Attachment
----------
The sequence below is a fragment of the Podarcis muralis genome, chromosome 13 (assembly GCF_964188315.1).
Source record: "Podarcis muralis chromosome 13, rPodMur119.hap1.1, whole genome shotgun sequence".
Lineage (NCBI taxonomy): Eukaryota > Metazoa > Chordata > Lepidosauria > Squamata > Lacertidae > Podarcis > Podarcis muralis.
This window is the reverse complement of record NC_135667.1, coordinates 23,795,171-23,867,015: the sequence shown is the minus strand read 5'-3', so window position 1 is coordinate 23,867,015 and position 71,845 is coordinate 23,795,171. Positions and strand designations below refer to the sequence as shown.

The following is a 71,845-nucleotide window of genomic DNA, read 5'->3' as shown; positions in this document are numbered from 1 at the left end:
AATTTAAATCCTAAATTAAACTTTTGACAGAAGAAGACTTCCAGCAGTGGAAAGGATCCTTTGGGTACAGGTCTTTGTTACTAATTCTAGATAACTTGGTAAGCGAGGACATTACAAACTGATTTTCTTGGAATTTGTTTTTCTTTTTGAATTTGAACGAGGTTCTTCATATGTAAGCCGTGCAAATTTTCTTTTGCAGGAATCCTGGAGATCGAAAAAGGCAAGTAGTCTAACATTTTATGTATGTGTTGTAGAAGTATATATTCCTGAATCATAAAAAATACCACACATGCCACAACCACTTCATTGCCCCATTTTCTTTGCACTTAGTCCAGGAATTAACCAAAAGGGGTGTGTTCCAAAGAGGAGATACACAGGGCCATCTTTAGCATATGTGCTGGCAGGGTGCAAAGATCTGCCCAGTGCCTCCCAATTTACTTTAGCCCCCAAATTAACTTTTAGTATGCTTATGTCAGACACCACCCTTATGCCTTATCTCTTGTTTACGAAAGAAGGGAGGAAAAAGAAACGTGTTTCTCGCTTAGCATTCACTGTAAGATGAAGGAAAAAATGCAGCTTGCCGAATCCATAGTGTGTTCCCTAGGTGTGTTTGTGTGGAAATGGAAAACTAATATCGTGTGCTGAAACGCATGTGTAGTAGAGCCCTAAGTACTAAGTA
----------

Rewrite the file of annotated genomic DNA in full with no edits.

The sequence below is a fragment of the Podarcis muralis genome, chromosome 13 (assembly GCF_964188315.1).
Source record: "Podarcis muralis chromosome 13, rPodMur119.hap1.1, whole genome shotgun sequence".
Lineage (NCBI taxonomy): Eukaryota > Metazoa > Chordata > Lepidosauria > Squamata > Lacertidae > Podarcis > Podarcis muralis.
This window is the reverse complement of record NC_135667.1, coordinates 23,795,171-23,867,015: the sequence shown is the minus strand read 5'-3', so window position 1 is coordinate 23,867,015 and position 71,845 is coordinate 23,795,171. Positions and strand designations below refer to the sequence as shown.

The following is a 71,845-nucleotide window of genomic DNA, read 5'->3' as shown; positions in this document are numbered from 1 at the left end:
AATTTAAATCCTAAATTAAACTTTTGACAGAAGAAGACTTCCAGCAGTGGAAAGGATCCTTTGGGTACAGGTCTTTGTTACTAATTCTAGATAACTTGGTAAGCGAGGACATTACAAACTGATTTTCTTGGAATTTGTTTTTCTTTTTGAATTTGAACGAGGTTCTTCATATGTAAGCCGTGCAAATTTTCTTTTGCAGGAATCCTGGAGATCGAAAAAGGCAAGTAGTCTAACATTTTATGTATGTGTTGTAGAAGTATATATTCCTGAATCATAAAAAATACCACACATGCCACAACCACTTCATTGCCCCATTTTCTTTGCACTTAGTCCAGGAATTAACCAAAAGGGGTGTGTTCCAAAGAGGAGATACACAGGGCCATCTTTAGCATATGTGCTGGCAGGGTGCAAAGATCTGCCCAGTGCCTCCCAATTTACTTTAGCCCCCAAATTAACTTTTAGTATGCTTATGTCAGACACCACCCTTATGCCTTATCTCTTGTTTACGAAAGAAGGGAGGAAAAAGAAACGTGTTTCTCGCTTAGCATTCACTGTAAGATGAAGGAAAAAATGCAGCTTGCCGAATCCATAGTGTGTTCCCTAGGTGTGTTTGTGTGGAAATGGAAAACTAATATCGTGTGCTGAAACGCATGTGTAGTAGAGCCCTAAGTACTAAGTA